As team ace Max Fried and the often-injured but supremely talented Mike Soroka’s own free agencies quickly approach in 2025, the possibility of not being able to retain these invaluable contributors is surely present on the organization’s radar. Recently, the team just watched another core piece of the organization leave for more lucrative free-agent pastures, as Gold Glove-winning All-Star shortstop Dansby Swanson signed a 7 Year, $177M contract with the Chicago Cubs. This poses a challenge for the Braves’ title odds, as they have no clear successor in place behind him.

Given everything we now know about how the team operates, it wouldn’t be surprising to see them let Swanson walk in favor of turning to rookie prospect Vaughn Grissom. It remains to be seen, however, if Grissom can capably serve in a full-time starting role at a marquee position for a first-place team. If he can, we have a pretty clear idea on when he can expect an extension offer. 

While rivals like the Phillies—who upset and eliminated the Braves in the first round of the playoffs en route to a National League championship—and the Mets commit more and more to signing established stars on the open market, it becomes fair to wonder how long the Braves can sustain a strategy of sitting out free agency. Yes, the Braves just won a World Series two years ago and are considered a front-runner next year. The potential to establish a dynastic window around this young core remains, but windows have a funny way of closing quickly. Especially in the NL East, perhaps the best all-around division in the MLB.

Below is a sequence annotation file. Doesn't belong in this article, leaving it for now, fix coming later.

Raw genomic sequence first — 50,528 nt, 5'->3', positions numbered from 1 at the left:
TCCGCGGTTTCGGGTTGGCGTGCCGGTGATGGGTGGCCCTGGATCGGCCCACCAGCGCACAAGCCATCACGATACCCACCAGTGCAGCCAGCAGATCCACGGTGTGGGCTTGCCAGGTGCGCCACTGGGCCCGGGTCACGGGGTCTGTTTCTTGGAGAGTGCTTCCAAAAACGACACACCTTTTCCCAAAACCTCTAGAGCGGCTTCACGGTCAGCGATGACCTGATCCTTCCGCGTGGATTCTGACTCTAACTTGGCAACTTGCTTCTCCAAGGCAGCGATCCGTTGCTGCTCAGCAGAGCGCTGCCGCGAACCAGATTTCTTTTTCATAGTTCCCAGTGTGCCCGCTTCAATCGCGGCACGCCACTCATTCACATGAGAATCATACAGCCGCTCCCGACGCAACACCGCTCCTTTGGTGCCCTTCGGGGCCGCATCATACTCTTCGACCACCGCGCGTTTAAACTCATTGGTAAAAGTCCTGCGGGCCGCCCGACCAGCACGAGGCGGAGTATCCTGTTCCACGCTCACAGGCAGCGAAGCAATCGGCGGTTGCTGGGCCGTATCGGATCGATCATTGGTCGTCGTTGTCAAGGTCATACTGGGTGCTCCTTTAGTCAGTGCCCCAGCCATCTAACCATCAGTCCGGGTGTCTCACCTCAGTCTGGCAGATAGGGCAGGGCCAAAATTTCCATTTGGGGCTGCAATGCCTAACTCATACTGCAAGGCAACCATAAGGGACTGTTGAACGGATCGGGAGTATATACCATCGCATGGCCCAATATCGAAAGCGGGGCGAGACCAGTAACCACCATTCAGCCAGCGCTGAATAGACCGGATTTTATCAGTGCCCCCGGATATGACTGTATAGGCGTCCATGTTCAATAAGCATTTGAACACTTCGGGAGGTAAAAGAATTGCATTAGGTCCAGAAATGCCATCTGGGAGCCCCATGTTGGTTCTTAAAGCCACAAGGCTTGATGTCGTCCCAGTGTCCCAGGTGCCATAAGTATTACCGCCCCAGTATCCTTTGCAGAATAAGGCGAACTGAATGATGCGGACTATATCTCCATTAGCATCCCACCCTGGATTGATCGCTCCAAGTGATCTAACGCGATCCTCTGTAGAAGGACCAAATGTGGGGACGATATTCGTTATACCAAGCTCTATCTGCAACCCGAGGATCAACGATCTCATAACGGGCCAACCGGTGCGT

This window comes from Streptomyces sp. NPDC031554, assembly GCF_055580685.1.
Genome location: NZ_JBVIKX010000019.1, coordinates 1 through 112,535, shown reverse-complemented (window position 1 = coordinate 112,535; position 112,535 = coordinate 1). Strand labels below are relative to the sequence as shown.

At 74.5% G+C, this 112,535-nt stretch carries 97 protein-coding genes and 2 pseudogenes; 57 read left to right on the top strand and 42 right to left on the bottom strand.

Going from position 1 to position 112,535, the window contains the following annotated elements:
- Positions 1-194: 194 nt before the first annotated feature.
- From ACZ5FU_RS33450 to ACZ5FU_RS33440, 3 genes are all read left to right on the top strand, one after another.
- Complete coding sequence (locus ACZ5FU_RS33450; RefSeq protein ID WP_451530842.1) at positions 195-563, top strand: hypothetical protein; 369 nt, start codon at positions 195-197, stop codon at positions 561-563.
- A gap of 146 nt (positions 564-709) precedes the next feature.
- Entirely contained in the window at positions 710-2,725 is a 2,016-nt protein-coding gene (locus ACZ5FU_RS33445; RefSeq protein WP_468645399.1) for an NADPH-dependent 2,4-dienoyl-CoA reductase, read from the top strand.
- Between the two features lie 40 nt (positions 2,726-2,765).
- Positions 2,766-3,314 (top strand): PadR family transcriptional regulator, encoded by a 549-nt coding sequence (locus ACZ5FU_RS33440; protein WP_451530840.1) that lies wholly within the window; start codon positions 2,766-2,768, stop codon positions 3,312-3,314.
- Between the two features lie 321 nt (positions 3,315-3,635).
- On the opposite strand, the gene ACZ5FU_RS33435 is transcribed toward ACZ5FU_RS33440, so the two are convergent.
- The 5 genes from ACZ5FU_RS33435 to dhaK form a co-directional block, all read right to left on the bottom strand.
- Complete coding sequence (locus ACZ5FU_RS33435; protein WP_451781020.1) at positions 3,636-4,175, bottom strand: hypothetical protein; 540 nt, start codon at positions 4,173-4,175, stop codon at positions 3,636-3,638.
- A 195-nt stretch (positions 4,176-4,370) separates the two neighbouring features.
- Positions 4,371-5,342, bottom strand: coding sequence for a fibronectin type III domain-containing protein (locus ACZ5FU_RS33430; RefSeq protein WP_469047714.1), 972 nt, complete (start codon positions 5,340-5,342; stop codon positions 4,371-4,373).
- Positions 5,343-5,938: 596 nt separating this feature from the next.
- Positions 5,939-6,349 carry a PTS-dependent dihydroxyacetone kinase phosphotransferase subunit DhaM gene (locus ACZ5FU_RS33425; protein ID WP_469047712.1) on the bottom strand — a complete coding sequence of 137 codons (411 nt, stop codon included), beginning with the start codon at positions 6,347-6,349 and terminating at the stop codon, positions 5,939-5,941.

This is not to say Atlanta is not well positioned for years to come- as most clubs remain envious of how they are building from within, and they continue to get better to this day. However, it is not without reason to argue that Atlanta, for how celebrated they rightfully are, should consider a middle ground to not only extend young talent- but retain core free agents to maximize their chances to win more titles. Things will be a lot clearer as Swanson makes a decision about where he plays in the coming weeks. How much longer the Braves can delay swimming in the free agent market value pool is less clear.